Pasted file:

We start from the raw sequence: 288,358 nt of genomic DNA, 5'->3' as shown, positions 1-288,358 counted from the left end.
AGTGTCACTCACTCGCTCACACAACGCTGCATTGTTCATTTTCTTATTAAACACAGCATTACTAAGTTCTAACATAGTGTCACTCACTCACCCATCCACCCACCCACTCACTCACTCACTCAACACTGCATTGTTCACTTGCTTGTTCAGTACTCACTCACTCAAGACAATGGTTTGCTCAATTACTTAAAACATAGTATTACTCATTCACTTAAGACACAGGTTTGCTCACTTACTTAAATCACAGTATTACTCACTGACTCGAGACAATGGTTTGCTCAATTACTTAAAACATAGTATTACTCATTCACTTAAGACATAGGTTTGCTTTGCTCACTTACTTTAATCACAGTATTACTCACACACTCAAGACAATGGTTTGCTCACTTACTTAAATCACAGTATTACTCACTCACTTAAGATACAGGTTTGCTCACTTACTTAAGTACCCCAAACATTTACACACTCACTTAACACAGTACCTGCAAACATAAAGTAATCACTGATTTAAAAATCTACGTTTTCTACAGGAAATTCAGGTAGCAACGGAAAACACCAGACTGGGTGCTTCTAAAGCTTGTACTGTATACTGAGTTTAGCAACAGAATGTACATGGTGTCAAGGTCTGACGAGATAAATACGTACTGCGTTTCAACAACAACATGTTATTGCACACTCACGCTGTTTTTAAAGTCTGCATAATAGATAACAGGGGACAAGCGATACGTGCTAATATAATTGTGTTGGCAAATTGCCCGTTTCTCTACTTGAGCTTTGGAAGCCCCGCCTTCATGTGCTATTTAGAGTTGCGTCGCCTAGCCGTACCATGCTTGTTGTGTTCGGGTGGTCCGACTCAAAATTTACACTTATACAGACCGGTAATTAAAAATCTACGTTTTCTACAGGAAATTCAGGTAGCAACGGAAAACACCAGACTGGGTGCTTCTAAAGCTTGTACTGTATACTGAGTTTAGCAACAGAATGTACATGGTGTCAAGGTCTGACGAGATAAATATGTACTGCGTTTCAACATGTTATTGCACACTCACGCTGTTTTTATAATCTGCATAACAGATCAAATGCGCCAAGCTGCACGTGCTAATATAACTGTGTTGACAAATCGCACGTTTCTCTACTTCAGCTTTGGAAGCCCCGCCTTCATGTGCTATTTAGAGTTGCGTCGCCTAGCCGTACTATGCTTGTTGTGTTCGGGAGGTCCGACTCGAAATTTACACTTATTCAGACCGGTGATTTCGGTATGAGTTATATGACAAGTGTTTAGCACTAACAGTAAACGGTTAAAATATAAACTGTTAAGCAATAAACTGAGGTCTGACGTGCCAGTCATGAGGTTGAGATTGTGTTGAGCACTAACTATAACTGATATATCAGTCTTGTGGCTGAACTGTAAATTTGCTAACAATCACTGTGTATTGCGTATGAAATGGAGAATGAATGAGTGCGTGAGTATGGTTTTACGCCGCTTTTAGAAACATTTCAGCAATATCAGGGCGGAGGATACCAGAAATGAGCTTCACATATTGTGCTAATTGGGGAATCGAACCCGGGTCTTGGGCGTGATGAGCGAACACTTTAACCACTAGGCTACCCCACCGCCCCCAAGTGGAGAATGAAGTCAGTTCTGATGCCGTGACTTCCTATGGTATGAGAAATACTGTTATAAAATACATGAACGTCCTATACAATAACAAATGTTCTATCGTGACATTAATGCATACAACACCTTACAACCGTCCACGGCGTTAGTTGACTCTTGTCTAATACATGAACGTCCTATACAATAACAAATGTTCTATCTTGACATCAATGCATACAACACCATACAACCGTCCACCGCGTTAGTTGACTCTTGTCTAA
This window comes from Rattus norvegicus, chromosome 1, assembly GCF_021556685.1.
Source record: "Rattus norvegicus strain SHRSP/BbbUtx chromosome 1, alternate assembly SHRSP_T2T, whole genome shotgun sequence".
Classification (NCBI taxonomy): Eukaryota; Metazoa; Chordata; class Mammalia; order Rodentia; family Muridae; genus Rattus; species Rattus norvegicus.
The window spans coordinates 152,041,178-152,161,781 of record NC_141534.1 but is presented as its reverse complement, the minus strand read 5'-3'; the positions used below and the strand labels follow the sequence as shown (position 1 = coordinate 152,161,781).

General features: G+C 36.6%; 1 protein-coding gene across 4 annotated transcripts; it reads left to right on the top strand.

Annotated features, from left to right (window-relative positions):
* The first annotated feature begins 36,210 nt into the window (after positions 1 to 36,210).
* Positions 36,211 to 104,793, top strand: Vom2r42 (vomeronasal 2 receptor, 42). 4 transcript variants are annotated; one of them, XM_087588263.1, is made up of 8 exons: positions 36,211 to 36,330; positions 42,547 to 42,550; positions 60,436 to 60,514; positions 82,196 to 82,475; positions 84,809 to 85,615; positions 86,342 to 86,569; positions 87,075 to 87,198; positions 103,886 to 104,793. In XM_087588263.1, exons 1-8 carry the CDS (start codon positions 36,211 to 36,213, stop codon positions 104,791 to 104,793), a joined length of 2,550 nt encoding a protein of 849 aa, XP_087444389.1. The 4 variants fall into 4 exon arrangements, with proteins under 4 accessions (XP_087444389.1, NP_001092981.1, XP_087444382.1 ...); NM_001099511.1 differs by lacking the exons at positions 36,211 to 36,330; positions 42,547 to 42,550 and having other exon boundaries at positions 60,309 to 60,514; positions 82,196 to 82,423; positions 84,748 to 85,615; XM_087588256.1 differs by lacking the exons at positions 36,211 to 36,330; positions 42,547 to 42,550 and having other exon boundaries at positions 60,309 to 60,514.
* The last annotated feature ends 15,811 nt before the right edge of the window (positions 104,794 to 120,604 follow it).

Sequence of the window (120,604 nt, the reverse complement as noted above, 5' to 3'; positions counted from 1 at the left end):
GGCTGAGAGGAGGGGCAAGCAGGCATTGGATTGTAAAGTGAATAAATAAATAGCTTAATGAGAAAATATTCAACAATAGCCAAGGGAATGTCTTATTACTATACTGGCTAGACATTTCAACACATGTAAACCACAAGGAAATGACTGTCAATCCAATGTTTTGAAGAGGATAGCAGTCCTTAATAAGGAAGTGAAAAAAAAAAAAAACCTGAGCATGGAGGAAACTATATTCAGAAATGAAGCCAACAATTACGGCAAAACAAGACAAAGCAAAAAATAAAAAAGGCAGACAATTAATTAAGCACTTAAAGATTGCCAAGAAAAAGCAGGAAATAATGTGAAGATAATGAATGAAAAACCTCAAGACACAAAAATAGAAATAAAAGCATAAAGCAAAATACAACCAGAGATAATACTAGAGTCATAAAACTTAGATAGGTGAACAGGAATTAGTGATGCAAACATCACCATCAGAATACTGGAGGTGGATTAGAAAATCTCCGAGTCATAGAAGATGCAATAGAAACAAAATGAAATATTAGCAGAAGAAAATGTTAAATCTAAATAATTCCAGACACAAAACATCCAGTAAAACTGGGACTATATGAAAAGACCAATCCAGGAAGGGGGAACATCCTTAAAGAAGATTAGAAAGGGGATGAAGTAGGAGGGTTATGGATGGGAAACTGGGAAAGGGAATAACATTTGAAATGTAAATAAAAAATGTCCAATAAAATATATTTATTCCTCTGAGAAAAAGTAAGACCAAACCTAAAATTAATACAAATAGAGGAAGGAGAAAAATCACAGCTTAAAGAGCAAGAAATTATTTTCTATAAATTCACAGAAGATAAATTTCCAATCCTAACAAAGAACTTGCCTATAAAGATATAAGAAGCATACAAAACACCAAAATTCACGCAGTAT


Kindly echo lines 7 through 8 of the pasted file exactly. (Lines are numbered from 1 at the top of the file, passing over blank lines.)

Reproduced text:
General features: G+C 36.6%; 1 protein-coding gene across 4 annotated transcripts; it reads left to right on the top strand.

Annotated features, from left to right (window-relative positions):